I did not want to limit these entries to Italian wine, but news keeps leaking out of the boot that demands attention. No more information on the scandal in Brunello as of this writing, no, more of a tempest in a teapot concerning the venerable Valpolicella producer Allegrini and the use of screw caps.
Screw caps? Haven't we moved beyond that already with both high and low end wines bottled under screw cap pouring onto the shelves of our local retailers. (Quick aside, I was opening wine that had been wrapped for a blind tasting and I was having a devil of a time getting the cork screw into a particular bottle until I finally broke through and discovered it was a screw cap.) There may still be talk in certain circles about the acceptance of this closure but by and large the future has been writ.
Just not by the Italians; after years of tweaking their wine laws to accommodate "innovative" wine making techniques while protecting traditional wines the Italians find themselves behind the times. Valpolicella Classico has a series of rules attached to it and one of those rules is you must finish the bottle with cork. Here is a quote from Mr. Allegrini himself from the Decanter article linked to above:
'We have been waiting for the regulations in Valpolicella Classico to be amended so that we could use screw caps on this wine,' said winemaker Franco Allegrini. 'But they haven't, so we have decided to pull out of Classico. The closure is more important to us than the denomination'
So, is Allegrini striking a blow for the innovative use of alternative closures against the staid and out of it government and conservative consorzio members as this article makes it appear and the quote backs up? Hmm, here is how I re-imagine the quote:
'We could label our wines using the Valpolicella DOC and stopper the bottles with handkerchiefs and wax if we like, but that would mean we would not get any press play or appear to be taking a stand for the injustice wrought by these admittedly not too restrictive laws. Allegrini wines are available at a retailer near you.'
The point here, illustrated by this one example, is that so much of what passes for 'news' or 'knowledge' in the wine industry is free flowing marketing-speak. Some of this information is valid and useful but only if you read and digest it with a grain of salt and view it through a prism of slight skepticism. I am not suggesting that a wine consumer need be a tough as nails cynic - cue Mary Astor walking into Humphrey Bogart's office to sell him a case of wine - but it pay to have a full understanding of what the playing field looks like and it is big a lucrative. Websites like Snooth go a long way to helping one navigate with eyes wide open but it is still up to each individual to avoid swallowing too much hype that will eventually dilute the wine we are trying so hard to enjoy.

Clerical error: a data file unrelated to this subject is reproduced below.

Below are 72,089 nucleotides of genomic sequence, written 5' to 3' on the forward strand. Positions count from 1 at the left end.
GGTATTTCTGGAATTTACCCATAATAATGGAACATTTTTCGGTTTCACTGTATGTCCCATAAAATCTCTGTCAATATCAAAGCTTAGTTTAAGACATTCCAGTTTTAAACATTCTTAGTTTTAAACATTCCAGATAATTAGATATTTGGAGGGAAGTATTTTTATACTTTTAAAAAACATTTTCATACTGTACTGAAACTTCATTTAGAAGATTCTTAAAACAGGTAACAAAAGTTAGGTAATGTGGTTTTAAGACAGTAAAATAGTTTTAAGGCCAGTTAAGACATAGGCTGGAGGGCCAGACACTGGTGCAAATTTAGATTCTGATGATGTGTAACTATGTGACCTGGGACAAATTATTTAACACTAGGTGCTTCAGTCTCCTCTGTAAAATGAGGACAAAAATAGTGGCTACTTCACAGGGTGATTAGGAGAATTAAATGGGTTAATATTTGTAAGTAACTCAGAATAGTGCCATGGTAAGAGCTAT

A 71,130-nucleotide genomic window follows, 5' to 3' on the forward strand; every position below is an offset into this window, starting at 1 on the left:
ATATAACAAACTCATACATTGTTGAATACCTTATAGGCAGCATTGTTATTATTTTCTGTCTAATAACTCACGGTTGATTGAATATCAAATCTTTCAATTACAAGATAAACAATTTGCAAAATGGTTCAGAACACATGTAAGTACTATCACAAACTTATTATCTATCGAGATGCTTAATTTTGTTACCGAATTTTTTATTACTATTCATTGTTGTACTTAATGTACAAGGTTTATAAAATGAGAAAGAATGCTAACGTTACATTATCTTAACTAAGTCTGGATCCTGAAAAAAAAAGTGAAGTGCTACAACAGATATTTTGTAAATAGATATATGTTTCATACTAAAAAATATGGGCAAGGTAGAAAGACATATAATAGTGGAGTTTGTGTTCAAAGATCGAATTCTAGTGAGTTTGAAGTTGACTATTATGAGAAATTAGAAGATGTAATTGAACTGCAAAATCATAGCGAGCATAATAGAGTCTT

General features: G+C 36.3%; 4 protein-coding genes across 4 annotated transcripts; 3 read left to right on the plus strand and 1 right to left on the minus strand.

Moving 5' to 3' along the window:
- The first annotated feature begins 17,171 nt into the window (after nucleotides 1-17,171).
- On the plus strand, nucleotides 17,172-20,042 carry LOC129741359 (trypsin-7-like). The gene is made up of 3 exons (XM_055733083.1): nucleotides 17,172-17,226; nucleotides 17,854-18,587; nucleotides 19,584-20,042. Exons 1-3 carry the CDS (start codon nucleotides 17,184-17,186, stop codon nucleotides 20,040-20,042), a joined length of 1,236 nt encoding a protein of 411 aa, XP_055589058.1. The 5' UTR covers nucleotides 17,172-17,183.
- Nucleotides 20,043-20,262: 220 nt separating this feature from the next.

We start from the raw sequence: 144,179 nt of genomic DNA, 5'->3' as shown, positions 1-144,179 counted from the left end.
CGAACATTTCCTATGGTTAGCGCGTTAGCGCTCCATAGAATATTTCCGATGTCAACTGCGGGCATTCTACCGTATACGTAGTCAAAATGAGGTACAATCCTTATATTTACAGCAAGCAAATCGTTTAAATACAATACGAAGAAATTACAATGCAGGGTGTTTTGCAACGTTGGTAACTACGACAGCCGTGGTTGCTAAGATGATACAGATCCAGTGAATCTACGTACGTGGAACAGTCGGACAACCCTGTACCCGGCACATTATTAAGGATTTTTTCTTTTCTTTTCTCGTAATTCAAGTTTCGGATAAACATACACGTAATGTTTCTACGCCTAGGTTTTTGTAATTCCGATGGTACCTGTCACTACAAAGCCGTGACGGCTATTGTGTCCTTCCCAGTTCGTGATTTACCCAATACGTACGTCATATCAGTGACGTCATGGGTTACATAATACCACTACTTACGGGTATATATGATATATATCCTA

Parting bit - my friend Scott gave me some advice on writing blog entries; he said either read everything that is out there or nothing at all. I chose the latter path but I must admit that it is hard to ignore the entire oeuvre of fine writing available at a mere click. To that end, I peaked at one of Eric Asimov’s recent blog entries on quality and critics, and without leaking my feelings, I heartily recommend the read.
Robert Scibelli is a lecturer and administrator at New York’s premier wine school, International Wine Center .
Render unto Caesar...
- Reply by Philip James, Apr 16, 2008.
I'm chuckling at Scott's advice. Such seemingly weighty advice often has no practical utility, but kudos to him for distilling his advice to you to 1 sentence! Your comment on Allegrini is very thought provoking - I'm of the personal opinion that EVERYTHING a company does in the public eye should be viewed as marketing/ad related, there may be exceptions, but I'm a skeptic and probably mis-construe them anyway. A very interesting post, thank you.
- Reply by Mark Angelillo, Apr 16, 2008.
Wine laws all over the world continuing to hold progress in check! Where's the shackled grape picture when you need it?
- Reply by Chris Carpita, Apr 16, 2008.
@Philip: One exception is the stuff we write here. It's very much in the public eye, but we're really just putting on our "people" hats rather than our "marketing" hats.
@Robert: Excellent post. This sounds like a very natural defensive maneuver to offset the loss of the denomination. They are making it very public that the closure is the only thing keeping them out, to avoid being viewed as unworthy to bear the name. I don't think there is any evidence that you provided that Allegrini was "pretending" to support the cause; it seemed like they were just waiting and got fed up with regulations.